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techsuch May 9, 2021 0 Comments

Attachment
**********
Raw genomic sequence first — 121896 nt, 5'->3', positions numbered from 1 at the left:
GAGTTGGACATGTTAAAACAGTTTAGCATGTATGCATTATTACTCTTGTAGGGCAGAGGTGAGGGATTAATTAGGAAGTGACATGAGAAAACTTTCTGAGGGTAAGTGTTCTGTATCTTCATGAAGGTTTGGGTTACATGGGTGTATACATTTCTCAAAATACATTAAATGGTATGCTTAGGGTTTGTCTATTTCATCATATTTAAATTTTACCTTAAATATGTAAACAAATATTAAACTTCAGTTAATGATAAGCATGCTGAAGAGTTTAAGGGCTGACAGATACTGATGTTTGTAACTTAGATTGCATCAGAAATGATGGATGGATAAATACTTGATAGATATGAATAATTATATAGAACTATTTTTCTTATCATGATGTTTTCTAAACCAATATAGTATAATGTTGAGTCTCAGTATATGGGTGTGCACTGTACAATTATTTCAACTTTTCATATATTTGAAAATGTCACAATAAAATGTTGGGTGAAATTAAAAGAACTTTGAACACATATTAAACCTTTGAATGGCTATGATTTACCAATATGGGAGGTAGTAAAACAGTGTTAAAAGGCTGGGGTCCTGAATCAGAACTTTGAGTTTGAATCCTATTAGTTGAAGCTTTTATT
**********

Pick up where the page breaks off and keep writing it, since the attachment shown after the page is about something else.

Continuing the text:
12 KPIs you must know before pitching your startupMore posts by this contributorIt is critically important for the founders of a company to intimatelyunderstand the company’s key performance indicators (KPIs). Founders cannothope to grow a company in any meaningful way without an almost obsessive focuson its KPIs.Why? Because KPIs, if constructed correctly, give management and potentialinvestors a cold, analytical snapshot of the state of the company, untaintedby emotion or rhetoric. This focus must not be limited to the KPIs themselves,for they are merely measurements of outcomes. We look for founders to have anunderstanding of what levers can be pulled and what tweaks can be made toimprove the business, which will then be reflected in its KPIs.The focus should not be on the KPIs themselves, but the meaning behind themand knowing what impacts each one.Let’s review some of the KPIs that are important for founders to thoroughlyunderstand and for which they should have a strategy, or set of strategies,for optimizing. Please note that some KPIs are not relevant to some types ofbusinesses. Finally, I am not going to go into very much detail on each metricand how to calculate it as (a) that is beyond the scope of this article, and(b) that information is readily available from other sources.Customer acquisition cost (CAC). CAC is the amount of money you need to spendon sales, marketing and related expenses, on average, to acquire a newcustomer. This tells us about the efficiency of your marketing efforts,although it’s much more meaningful when combined with some of the othermetrics below, and when compared to competitors’ CAC.Acquiring new customers is one thing, but retaining them is even moreimportant. Your customer retention rate indicates the percentage of payingcustomers who remain paying customers during a given period of time. Theconverse to retention rate is churn (or attrition), the percentage ofcustomers you lose in a given period of time. When we see high retention ratesover an indicative time period, we know the company has a sticky product andthat it is keeping its customers happy. This is also an indicator of capitalefficiency.Lifetime value (LTV) is the measurement of the net value of an averagecustomer to your business over the estimated life of the relationship withyour company. Understanding this number, especially in its relation to CAC, iscritical to building a sustainable company.We consider the ratio of CAC to LTV to be the golden metric. This is a trueindicator of the sustainability of a company. If a company can predictably andrepeatedly turn x into 10x (note: 10x is just an illustration and not meant toimply any sort of minimum or standard), then it’s sustainable.> The most successful founders tend to be those who have an obsessive focus on> their KPIs and the drive to constantly experiment and optimize them.CAC recovery time (or months to recover CAC). This KPI measures how long ittakes for a customer to generate enough net revenue to cover the CAC. CACrecovery time has a direct impact on cash flow and, consequentially, runway.Whereas CAC measures the variable expenses attributable to acquiringcustomers, overhead measures the company’s fixed expenses incurredirrespective of the number of customers acquired. Overhead relative to revenueis a reflection of the capital efficiency of a company (i.e. all things beingequal, a company that generates $1 million in revenue on $200,000 in overheadis twice as efficient as one that generates $1 million in revenue on $400,000in overhead).Understanding your revenue and monthly expenses (fixed and variable) enablesyou to calculate the company’s monthly burn. This is simply the net amount ofcash flow for a month when net cash flow is negative. If the company startsthe month with $100,000 in cash and ends the month with $90,000 in cash, itsburn rate is $10,000. If a company’s monthly net cash flow is positive, it isnot burning cash.A keen focus on runway is critical to the survival of any startup. Runway isthe measure of the amount of time until the company runs out of cash,expressed in terms of months. Runway is computed by dividing remaining cash bymonthly burn. We prefer to view a conservative estimate of runway thatcalculates the monthly burn utilizing current revenue and projected expenses(after accounting for the increased expenses to be incurred post-investment).We require an absolute minimum of 12 months of runway, but have a strongpreference for 18 months or more. Short runways cause entrepreneurs to bymyopic and not to have the liberty to tweak and iterate when necessary. Italso forces them to almost immediately focus on the next fundraising roundinstead of growing the company.Expressed as a percentage, profit margin tells us how much your product sellsfor above the actual cost of the product itself. Put another way, it revealshow much of the selling price is “mark-up.” This invaluable metric allows usto consider the return on investment on the cost of the product and issignificant in understanding the scalability and sustainability of thecompany.We consider conversion rate to be a very telling KPI in that it reveals acombination of the company’s ability to sell its products to its customers andcustomers’ desire for the product. It is particularly instructive to track andreview conversion rate over time and regularly run experiments to improve it.Certain businesses find that revenue may not be the most informative indicatorof their financial performance. This is especially true for marketplaces forwhich revenue (i.e. their take rate) represents a small portion of overalltransactions. Gross merchandise volume (GMV) can be a useful KPI in thesecases. GMV is the overall dollar value of sales of goods or services purchasedthrough a marketplace.For companies that have apps, online games or social networking sites, monthlyactive users (MAU) is an important KPI. MAU is the number of unique users whoengage with the site or app in a 30-day period. Understanding MAU is helpfulin determining the revenue potential of a company or how well it is currentlymonetizing.When we speak to founders to learn more about their companies, we ask them forthese KPIs, along with their narrative and other information. It is a quickway for us to understand the current state of the business and we have seriousconcerns about founders who do not know their KPIs. We find that the mostsuccessful founders tend to be those who have an obsessive focus on their KPIsand the drive to constantly experiment and optimize them.